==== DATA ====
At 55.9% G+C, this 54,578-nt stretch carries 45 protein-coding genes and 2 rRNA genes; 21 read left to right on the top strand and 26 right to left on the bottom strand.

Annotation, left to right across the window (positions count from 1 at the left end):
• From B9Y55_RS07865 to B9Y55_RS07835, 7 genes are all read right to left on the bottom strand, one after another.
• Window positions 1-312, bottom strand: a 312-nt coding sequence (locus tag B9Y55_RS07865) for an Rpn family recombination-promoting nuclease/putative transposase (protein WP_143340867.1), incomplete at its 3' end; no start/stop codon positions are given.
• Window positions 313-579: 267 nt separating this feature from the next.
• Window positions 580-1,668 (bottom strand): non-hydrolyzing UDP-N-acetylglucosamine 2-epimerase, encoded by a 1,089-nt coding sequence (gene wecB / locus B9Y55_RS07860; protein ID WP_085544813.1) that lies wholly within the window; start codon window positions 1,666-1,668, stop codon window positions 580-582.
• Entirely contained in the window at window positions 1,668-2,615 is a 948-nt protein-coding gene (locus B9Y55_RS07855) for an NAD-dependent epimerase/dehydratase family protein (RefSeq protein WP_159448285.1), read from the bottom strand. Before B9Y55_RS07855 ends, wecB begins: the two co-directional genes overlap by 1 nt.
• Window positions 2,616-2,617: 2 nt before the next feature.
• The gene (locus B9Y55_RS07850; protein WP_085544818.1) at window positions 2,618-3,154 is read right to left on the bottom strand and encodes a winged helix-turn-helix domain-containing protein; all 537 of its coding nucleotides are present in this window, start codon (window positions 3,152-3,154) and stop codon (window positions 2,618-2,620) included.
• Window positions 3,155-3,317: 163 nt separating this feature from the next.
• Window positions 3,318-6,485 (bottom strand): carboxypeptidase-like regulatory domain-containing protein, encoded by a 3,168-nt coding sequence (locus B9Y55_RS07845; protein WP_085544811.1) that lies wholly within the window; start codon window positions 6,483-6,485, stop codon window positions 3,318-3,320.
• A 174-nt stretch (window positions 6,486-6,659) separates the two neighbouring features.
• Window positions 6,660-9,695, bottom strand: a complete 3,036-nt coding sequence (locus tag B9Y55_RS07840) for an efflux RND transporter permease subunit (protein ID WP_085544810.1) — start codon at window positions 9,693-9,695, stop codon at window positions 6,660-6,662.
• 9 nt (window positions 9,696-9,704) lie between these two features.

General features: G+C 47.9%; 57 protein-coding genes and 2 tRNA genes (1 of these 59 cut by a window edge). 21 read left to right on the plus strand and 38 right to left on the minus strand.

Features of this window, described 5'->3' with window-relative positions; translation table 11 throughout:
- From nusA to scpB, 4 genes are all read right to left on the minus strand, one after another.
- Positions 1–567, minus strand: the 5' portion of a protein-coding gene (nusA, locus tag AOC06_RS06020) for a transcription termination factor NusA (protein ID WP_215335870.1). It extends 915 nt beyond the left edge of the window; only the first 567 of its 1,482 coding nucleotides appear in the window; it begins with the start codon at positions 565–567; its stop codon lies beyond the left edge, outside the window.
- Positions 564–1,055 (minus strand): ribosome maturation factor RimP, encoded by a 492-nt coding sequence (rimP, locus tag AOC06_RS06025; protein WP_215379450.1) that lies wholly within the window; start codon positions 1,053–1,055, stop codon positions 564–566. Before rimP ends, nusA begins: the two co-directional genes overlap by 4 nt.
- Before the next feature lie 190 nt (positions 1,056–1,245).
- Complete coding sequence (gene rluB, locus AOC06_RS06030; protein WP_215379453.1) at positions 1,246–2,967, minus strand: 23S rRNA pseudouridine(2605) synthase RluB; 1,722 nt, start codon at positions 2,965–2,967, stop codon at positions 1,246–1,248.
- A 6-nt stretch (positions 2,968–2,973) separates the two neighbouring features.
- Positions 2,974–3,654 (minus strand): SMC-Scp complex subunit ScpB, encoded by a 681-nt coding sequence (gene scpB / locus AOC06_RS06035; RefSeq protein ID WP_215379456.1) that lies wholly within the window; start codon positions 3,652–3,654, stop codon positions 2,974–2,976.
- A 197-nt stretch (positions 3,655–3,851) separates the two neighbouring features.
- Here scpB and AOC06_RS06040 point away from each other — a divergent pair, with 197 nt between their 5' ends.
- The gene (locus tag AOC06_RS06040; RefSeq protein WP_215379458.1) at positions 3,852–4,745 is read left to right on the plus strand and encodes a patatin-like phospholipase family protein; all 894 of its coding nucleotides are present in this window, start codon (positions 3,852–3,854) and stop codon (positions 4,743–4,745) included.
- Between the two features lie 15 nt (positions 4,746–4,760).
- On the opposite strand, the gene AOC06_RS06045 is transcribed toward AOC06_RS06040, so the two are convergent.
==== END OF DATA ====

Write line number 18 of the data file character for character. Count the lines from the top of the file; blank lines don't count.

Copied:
- Positions 1–567, minus strand: the 5' portion of a protein-coding gene (nusA, locus tag AOC06_RS06020) for a transcription termination factor NusA (protein ID WP_215335870.1). It extends 915 nt beyond the left edge of the window; only the first 567 of its 1,482 coding nucleotides appear in the window; it begins with the start codon at positions 565–567; its stop codon lies beyond the left edge, outside the window.